In the Croppy Acre, outside Collins Barracks in Dublin, a large stone slab faces the quays. Emblazoned is only a cross, and the four numbers that loomed so large over Ireland for so long afterwards: “1798”. For over a century, the events of 1798 and their legacy dominated the political, cultural and military life of Ireland. For those of the nationalist persuasion, it was the glorious time when Ireland was closer to a free republican government than it ever had been, an inspiration for successive generations. For unionists, it was a constant reminder of the tentative nature of their stranglehold on the administration, and a bogeyman that ever threatened to terrify anew.

But then came the Irish revolutionary period of 1916-1923, led by men and women who were reared on tales of Tone, FitzGerald and Emmet, and 1798 began to fade, an ever distant memory for a country that had new figures to focus its historical remembrance on. Where once 1798 was the defining year of Irish history, it is now, like 1641 and 1689 before it, largely consigned to the dusty archives of Irish national consciousness.

Some things are remembered. Places like Vinegar Hill and Ballinamuck. Figures real or imagined like “Kelly of Killane” and the Minstrel Boy. Cries of “Liberty or death!” and “Croppies lie down!”. Yet, by and large, the Irish have moved on from 1798, with 1916 the new primary historical bookmark, as forceful a discussion point for us now as 1798 must have been in the days before the Easter Rising.

But we should not forget, not the dead men who charged the cannons to the point of obliteration at New Ross, not the Protestant families slaughtered a few miles away from the same event, not the French who died on Irish soil in Mayo, nor the convicts who made one last desperate grab at freedom in Australia.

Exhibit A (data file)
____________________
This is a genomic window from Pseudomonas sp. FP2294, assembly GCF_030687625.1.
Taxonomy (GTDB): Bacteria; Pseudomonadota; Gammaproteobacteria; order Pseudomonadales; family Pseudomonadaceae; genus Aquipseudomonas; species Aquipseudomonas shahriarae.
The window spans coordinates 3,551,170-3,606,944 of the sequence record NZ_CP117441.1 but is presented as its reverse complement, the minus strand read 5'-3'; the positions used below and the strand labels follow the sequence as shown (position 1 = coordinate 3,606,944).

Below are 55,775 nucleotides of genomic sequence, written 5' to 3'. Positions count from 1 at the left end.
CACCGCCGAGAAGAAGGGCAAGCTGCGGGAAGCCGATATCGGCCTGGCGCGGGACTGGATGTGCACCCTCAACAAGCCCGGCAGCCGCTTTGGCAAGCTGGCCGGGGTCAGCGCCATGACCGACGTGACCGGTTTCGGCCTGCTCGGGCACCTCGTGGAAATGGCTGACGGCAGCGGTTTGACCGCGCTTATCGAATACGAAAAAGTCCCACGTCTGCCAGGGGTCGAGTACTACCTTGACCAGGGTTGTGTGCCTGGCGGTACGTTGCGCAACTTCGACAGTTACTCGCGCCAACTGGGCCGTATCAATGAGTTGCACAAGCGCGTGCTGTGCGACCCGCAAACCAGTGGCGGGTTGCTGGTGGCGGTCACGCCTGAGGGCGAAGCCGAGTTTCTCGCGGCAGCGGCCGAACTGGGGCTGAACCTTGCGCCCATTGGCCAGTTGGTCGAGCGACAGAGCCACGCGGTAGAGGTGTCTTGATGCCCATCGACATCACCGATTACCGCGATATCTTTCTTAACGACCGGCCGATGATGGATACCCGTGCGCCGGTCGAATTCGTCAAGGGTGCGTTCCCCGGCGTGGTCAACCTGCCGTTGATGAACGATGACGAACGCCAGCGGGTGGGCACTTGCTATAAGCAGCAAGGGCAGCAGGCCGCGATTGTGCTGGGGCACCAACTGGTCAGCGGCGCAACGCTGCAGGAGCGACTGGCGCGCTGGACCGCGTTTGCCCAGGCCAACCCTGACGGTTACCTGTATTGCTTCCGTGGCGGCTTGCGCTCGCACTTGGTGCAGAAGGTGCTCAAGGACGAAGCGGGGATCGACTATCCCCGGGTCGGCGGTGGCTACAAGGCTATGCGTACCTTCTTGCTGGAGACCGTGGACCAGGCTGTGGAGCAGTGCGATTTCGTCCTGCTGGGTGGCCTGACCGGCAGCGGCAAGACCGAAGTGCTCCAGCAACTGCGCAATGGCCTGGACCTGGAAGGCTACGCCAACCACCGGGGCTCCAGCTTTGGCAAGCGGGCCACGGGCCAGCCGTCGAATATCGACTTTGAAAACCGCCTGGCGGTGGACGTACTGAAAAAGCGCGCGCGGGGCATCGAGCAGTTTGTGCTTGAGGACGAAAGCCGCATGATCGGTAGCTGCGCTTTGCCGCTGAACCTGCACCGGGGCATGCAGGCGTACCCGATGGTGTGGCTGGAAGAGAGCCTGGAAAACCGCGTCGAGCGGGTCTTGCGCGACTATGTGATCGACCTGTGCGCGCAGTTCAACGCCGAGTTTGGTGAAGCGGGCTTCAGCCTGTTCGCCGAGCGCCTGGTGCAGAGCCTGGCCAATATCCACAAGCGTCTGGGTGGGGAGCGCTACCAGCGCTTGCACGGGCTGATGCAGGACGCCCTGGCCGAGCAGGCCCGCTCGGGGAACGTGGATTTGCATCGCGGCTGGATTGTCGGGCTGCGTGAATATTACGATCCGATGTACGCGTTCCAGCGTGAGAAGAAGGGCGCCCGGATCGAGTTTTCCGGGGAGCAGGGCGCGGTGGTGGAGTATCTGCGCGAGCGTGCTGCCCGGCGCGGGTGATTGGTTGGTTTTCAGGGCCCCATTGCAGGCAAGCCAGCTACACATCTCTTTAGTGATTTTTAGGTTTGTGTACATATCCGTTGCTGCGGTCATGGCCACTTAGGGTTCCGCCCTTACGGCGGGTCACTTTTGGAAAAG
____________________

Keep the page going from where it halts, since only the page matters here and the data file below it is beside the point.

1798 was the beginning of the modern, violet, movement to secure Irish independence and to establish a free nation. Its failure birthed a closer union to Britain, but that movement, though temporarily subdued, could not be destroyed. In the time to come, even while Irish men in British uniform fought in nearly every continent on the planet, entities like the Young Irelanders, the Fenians and the Irish Republican Brotherhood would come to the fore, along with the continuing issue of agrarian agitation, the growing discontent of the working class in urban areas and the bubbling sectarian tension that so defined the latter history of Ireland. What is sometimes called the “Long Nineteenth Century” began in blood in Ireland. And much more would be spilled before it was finished.

Ireland’s Wars will take a very short break while I plan out my coverage of Irish military history between 1804 and 1916, but will be back soon. Until then.

To read the rest of the entries in this series, click here to go to the index.

This entry was posted in History, Ireland, Ireland's Wars, War and tagged , , , , , . Bookmark the permalink.

2 Responses to Ireland’s Wars: A Summary Of The 1798 Rebellion

  1. Pingback: Ireland’s Wars: Index | Never Felt Better

  2. Pingback: Ireland’s Wars: The Yeomanry At Lindley | Never Felt Better